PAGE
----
This is the last in a series of profiles of the four Georgia artists who are finalists for the Hudgens Prize: a $50,000 cash award and a solo exhibition at the Jacqueline Casey Hudgens Center for the Arts. A jury will select the winner on the basis of studio visits and a joint exhibition at the Hudgens Center beginning June 8. The series ran on successive days, starting May 31.
Chris Chambers often says that he grew up watching too much television and playing too many video games.
You could say that his love of, or at least intimacy with, television and its shared cultural history are the underlying themes of his engaging, tightly edited videos — a cross between Nam June Paik and pre-“Clock” Christian Marclay — displayed on variously sized TV sets arranged in stacks and formations. An image mixologist, he weaves, literally and metaphorically, tidbits of visual culture into these as well as 2-D works.
If you’ve ever caught yourself zoning out in front of the TV, staring at the flickering screen without really paying attention, you’ll probably like Chambers’ work. It’s mesmerizing in its composition and construction, and in the sheer pleasure in the mediated image that it conveys.
The 31-year-old artist, who received a BFA from the Savannah College of Art and Design in 2005, works in a cavernous, cluttered space in the Metropolitan complex in southwest Atlanta. He now logs more hours in front of the boob tube as he combs through VHS tape after VHS tape in the name of art, sifting through commercials, infomercials, graphics, talk shows, other TV shows and movies. There’s no theme per se, though Michael Jackson and Oprah Winfrey are prominently featured in one installation. Sometimes the only thing that links the appropriated videos in a montage is that they were all drawn from donated tapes.
Chambers’ working process is both low- and high-tech. He records segments lasting several seconds to several minutes using a small TV set with a built-in VCR and a 13-year-old mini-cassette video camera. That footage gets transferred to a computer, on which he uses Final Cut Pro to edit it into rhythmic compositions. “The video is almost secondary to the sound,” he says.
His multi-channel works can involve as many as five DVD players and 38 TV sets, which are orchestrated to play off one another and in sync.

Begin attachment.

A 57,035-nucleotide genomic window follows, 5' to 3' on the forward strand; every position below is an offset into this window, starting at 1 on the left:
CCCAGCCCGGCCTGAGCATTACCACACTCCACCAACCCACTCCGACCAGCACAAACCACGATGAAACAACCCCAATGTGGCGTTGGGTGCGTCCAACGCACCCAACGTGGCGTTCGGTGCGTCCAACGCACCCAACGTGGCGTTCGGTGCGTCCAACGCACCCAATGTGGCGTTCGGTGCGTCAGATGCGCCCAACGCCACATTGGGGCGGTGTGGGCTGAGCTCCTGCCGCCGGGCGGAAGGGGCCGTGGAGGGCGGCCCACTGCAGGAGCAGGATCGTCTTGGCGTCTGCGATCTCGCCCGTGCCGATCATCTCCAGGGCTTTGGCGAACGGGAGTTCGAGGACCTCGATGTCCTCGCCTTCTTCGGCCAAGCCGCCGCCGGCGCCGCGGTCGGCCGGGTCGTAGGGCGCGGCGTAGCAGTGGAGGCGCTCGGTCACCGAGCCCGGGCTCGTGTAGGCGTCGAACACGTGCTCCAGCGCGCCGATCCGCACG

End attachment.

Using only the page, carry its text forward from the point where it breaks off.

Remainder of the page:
For the Hudgens exhibition, Chambers is using Hollywood movies for the first time. The common thread linking all the sources is a particular well-known actor (I’m sworn to secrecy), though the artist emphasizes that the work is not about celebrity or pop culture. (Nothing wrong with that in my book; see Candice Breitz.)
Chambers began collecting old TV sets about nine years ago. His work wouldn’t translate well to flat-panel TVs, because its square format aligns better with VHS, and analog’s obsolescence is a key element for him.
“It has a visual texture very specific to its medium, a certain number of lines of resolution . . . very specific imperfections and inconsistencies and degradations,” he explained in a 2010 interview in Creative Loafing. “[Digital] is very near the point where there is no texture, no real visual boundary between our basic visual experience and a mediated experience.”
Media theorist Marshall McLuhan has been influential on Chambers, particularly his 1964 book Understanding Media: The Extensions of Man, in which McLuhan’s aphorism “the medium is the message” first appeared. Just as McLuhan was less concerned about what aired on television than with the effect the medium itself was having on society, the content of the video clips Chambers selects is not as relevant as the materials themselves and how they are presented.
Chambers’ drawings and collages share an affinity with his video work in method and subject matter. For one collage, he took three advertisements featuring Cheryl Tiegs from Life magazine, sliced them into strips and intermingled them to make a composite, almost faceted image. You’d be hard-pressed to identify the supermodel. He has given yearbook photos the same treatment, but with a twist: instead of cutting up his source material, he has drawn “woven” pictures that mimic collage.
Chambers recounted an amusing anecdote that demonstrates how much context matters. For his project for the Elevate/Art Above Underground exhibition in 2011, he filled an empty storefront on Peachtree Street with 34 TV sets displaying video montages. When he would visit the downtown space to update videos or fix blown sets, passers-by would sometimes ask, “When are you going to open?” or “do you sell [a particular item]?”
Some people got it and some didn’t. After a while, instead of explaining that it was art, Chambers would just reply, “Nah, we don’t have that.”
See more photos of the artist’s work here.